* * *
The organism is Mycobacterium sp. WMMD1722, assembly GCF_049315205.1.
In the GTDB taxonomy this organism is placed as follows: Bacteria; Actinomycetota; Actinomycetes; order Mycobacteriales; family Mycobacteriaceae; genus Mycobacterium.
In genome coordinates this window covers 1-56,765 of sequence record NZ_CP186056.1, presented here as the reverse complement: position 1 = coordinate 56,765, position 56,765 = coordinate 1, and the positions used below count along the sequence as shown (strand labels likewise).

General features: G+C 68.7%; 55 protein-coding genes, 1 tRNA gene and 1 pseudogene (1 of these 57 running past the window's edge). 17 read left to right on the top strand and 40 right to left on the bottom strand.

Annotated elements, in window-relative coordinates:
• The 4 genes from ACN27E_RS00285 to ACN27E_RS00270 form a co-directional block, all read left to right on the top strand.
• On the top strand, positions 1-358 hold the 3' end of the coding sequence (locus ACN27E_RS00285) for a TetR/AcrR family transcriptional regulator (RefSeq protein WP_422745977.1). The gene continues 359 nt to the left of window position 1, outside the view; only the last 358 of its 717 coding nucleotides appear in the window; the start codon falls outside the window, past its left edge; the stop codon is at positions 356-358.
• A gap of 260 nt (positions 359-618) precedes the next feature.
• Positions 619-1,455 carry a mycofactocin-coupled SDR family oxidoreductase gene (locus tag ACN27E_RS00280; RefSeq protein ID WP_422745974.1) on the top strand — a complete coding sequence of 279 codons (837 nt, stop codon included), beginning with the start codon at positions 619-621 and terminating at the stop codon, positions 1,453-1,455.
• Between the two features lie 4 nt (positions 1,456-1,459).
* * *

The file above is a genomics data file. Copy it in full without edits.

The organism is Mycobacterium sp. WMMD1722, assembly GCF_049315205.1.
In the GTDB taxonomy this organism is placed as follows: Bacteria; Actinomycetota; Actinomycetes; order Mycobacteriales; family Mycobacteriaceae; genus Mycobacterium.
In genome coordinates this window covers 1-56,765 of sequence record NZ_CP186056.1, presented here as the reverse complement: position 1 = coordinate 56,765, position 56,765 = coordinate 1, and the positions used below count along the sequence as shown (strand labels likewise).

General features: G+C 68.7%; 55 protein-coding genes, 1 tRNA gene and 1 pseudogene (1 of these 57 running past the window's edge). 17 read left to right on the top strand and 40 right to left on the bottom strand.

Annotated elements, in window-relative coordinates:
• The 4 genes from ACN27E_RS00285 to ACN27E_RS00270 form a co-directional block, all read left to right on the top strand.
• On the top strand, positions 1-358 hold the 3' end of the coding sequence (locus ACN27E_RS00285) for a TetR/AcrR family transcriptional regulator (RefSeq protein WP_422745977.1). The gene continues 359 nt to the left of window position 1, outside the view; only the last 358 of its 717 coding nucleotides appear in the window; the start codon falls outside the window, past its left edge; the stop codon is at positions 356-358.
• A gap of 260 nt (positions 359-618) precedes the next feature.
• Positions 619-1,455 carry a mycofactocin-coupled SDR family oxidoreductase gene (locus tag ACN27E_RS00280; RefSeq protein ID WP_422745974.1) on the top strand — a complete coding sequence of 279 codons (837 nt, stop codon included), beginning with the start codon at positions 619-621 and terminating at the stop codon, positions 1,453-1,455.
• Between the two features lie 4 nt (positions 1,456-1,459).